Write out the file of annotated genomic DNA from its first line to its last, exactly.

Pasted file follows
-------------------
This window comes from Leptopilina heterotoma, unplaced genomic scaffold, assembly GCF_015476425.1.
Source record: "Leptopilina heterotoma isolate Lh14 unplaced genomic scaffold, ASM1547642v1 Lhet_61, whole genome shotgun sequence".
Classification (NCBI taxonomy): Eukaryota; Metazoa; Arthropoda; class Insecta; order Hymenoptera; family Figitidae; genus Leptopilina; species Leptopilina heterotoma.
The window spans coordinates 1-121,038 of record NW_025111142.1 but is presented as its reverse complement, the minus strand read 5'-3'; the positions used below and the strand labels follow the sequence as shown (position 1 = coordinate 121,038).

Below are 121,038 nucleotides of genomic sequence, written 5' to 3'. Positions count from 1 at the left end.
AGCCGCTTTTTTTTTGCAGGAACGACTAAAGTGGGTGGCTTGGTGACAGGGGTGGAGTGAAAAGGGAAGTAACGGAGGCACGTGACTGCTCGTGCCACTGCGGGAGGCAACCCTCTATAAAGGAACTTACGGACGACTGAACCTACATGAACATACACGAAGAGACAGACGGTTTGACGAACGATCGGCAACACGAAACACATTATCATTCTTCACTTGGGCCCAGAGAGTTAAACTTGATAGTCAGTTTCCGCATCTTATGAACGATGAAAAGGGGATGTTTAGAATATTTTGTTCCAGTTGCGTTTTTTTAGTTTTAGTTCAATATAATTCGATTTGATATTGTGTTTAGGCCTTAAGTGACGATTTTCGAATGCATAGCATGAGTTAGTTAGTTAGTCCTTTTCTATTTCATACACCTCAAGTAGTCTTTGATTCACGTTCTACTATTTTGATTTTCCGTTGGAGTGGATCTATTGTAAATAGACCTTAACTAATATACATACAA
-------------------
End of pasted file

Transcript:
This window comes from Leptopilina heterotoma, unplaced genomic scaffold, assembly GCF_015476425.1.
Source record: "Leptopilina heterotoma isolate Lh14 unplaced genomic scaffold, ASM1547642v1 Lhet_61, whole genome shotgun sequence".
Classification (NCBI taxonomy): Eukaryota; Metazoa; Arthropoda; class Insecta; order Hymenoptera; family Figitidae; genus Leptopilina; species Leptopilina heterotoma.
The window spans coordinates 1-121,038 of record NW_025111142.1 but is presented as its reverse complement, the minus strand read 5'-3'; the positions used below and the strand labels follow the sequence as shown (position 1 = coordinate 121,038).

Below are 121,038 nucleotides of genomic sequence, written 5' to 3'. Positions count from 1 at the left end.
AGCCGCTTTTTTTTTGCAGGAACGACTAAAGTGGGTGGCTTGGTGACAGGGGTGGAGTGAAAAGGGAAGTAACGGAGGCACGTGACTGCTCGTGCCACTGCGGGAGGCAACCCTCTATAAAGGAACTTACGGACGACTGAACCTACATGAACATACACGAAGAGACAGACGGTTTGACGAACGATCGGCAACACGAAACACATTATCATTCTTCACTTGGGCCCAGAGAGTTAAACTTGATAGTCAGTTTCCGCATCTTATGAACGATGAAAAGGGGATGTTTAGAATATTTTGTTCCAGTTGCGTTTTTTTAGTTTTAGTTCAATATAATTCGATTTGATATTGTGTTTAGGCCTTAAGTGACGATTTTCGAATGCATAGCATGAGTTAGTTAGTTAGTCCTTTTCTATTTCATACACCTCAAGTAGTCTTTGATTCACGTTCTACTATTTTGATTTTCCGTTGGAGTGGATCTATTGTAAATAGACCTTAACTAATATACATACAA